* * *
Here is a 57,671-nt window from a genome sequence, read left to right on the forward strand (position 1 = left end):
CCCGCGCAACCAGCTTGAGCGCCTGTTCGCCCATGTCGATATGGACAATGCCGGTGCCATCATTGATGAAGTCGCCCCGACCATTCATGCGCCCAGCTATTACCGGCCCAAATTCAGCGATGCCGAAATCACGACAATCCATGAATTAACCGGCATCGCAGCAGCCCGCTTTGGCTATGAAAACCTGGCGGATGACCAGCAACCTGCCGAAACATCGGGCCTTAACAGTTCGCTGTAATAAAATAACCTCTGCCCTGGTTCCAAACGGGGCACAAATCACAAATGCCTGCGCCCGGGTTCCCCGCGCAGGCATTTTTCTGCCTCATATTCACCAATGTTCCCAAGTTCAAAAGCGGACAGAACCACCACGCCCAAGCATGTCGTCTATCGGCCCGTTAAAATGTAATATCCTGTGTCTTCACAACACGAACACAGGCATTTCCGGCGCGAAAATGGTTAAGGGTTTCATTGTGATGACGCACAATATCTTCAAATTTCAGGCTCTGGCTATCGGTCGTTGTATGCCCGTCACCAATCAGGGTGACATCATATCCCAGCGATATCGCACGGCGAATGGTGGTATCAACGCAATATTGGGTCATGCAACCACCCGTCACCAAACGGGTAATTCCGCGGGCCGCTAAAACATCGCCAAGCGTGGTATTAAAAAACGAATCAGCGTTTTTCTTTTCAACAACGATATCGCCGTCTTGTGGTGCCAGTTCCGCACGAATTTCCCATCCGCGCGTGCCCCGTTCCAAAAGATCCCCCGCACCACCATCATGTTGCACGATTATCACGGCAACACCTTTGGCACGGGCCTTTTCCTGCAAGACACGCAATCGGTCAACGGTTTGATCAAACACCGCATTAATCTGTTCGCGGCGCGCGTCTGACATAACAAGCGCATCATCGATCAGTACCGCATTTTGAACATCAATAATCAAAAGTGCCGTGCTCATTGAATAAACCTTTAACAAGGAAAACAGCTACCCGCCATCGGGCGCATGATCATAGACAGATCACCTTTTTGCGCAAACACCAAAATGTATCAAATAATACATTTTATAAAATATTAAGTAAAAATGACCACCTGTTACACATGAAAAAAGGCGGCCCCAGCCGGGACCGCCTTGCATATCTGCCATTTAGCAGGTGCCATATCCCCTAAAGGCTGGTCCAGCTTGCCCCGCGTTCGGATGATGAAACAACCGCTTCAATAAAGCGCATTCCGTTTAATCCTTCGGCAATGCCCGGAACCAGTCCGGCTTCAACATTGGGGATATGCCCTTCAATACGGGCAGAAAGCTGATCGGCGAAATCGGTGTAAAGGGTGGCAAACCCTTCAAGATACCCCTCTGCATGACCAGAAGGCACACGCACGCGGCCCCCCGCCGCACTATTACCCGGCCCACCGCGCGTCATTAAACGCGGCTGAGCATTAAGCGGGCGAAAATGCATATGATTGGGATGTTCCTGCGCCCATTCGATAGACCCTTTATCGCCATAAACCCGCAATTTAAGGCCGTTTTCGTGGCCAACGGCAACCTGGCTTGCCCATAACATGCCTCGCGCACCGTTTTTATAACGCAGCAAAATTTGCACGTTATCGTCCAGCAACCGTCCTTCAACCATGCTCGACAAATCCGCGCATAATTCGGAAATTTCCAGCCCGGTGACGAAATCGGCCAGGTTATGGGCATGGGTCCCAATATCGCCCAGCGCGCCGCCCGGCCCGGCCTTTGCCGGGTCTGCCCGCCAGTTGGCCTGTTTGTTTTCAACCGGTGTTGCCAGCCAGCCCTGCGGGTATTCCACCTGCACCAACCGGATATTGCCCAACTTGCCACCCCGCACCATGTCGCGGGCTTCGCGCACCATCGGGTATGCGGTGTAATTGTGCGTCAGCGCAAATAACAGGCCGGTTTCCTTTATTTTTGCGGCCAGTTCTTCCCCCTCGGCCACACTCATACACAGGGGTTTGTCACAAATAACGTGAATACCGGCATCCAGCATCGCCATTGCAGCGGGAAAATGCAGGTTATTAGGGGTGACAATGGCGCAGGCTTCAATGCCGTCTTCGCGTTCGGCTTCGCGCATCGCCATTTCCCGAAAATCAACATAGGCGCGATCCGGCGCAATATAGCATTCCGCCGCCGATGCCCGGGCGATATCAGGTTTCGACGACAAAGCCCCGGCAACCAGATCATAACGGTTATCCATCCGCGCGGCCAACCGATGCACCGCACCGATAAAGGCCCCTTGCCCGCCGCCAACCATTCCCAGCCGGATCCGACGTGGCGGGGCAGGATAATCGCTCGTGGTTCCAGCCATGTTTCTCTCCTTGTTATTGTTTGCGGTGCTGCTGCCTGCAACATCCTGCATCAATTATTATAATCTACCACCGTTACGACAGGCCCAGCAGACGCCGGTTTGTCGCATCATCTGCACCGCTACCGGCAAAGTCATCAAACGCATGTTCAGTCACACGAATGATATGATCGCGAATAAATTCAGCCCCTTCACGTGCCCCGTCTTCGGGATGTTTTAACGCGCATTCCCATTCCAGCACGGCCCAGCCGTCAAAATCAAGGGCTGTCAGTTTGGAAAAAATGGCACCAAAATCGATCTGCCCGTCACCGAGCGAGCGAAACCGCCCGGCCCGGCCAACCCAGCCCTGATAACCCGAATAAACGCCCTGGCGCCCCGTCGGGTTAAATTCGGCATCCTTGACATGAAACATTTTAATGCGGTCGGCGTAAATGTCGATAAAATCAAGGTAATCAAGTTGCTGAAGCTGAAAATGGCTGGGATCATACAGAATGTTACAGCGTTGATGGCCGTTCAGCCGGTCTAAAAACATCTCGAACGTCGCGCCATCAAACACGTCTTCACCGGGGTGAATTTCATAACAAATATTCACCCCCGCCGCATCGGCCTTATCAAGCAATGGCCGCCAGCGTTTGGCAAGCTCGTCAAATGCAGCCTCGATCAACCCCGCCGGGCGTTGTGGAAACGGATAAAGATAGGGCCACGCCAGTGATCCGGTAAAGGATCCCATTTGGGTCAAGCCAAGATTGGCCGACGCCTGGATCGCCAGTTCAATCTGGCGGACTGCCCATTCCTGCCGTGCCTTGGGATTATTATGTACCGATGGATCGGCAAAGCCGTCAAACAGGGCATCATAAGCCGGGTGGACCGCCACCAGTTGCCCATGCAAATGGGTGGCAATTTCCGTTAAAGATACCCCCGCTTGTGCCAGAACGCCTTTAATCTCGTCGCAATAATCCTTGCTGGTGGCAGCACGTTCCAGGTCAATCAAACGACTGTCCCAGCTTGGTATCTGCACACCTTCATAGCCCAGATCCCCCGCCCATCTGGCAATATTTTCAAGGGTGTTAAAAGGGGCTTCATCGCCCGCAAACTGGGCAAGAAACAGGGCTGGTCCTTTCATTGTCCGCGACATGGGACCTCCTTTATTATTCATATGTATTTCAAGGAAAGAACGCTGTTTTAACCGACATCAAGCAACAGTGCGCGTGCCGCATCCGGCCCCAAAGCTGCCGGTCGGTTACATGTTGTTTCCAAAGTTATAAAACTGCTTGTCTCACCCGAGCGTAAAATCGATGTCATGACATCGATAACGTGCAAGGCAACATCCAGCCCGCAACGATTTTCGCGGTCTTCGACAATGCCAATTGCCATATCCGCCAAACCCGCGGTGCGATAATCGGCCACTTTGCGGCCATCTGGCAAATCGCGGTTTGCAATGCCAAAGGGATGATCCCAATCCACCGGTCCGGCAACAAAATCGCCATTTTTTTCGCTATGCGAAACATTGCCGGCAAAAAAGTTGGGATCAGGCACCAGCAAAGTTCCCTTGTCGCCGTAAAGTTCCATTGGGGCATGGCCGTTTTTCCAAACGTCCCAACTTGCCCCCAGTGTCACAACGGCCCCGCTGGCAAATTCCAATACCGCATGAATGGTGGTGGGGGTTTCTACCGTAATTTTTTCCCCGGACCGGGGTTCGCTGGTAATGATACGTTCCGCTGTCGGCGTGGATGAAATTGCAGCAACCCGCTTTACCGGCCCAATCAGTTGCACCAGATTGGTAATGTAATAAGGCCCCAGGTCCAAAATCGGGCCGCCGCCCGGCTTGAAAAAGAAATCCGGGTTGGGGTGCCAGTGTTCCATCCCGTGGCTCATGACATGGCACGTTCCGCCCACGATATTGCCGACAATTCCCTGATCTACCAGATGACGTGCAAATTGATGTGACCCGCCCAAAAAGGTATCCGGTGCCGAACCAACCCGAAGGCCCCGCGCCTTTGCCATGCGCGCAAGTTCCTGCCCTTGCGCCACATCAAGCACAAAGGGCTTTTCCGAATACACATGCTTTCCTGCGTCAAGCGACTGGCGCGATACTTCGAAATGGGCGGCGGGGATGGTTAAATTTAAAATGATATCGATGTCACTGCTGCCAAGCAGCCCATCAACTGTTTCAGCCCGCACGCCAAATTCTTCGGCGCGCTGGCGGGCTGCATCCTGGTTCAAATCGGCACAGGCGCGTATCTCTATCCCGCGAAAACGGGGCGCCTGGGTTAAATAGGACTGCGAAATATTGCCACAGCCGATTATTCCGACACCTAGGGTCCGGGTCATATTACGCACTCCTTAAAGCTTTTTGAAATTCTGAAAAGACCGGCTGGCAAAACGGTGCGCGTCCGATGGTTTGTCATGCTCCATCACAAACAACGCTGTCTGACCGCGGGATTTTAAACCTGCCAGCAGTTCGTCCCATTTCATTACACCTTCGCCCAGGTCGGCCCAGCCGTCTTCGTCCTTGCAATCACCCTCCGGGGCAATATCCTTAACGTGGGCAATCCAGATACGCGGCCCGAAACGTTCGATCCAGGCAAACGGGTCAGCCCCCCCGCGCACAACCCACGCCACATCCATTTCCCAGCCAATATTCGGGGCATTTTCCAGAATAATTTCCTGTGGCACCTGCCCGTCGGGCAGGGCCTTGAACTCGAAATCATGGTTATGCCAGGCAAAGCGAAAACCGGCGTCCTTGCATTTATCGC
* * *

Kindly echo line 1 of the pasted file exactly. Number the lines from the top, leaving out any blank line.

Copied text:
Here is a 57,671-nt window from a genome sequence, read left to right on the forward strand (position 1 = left end):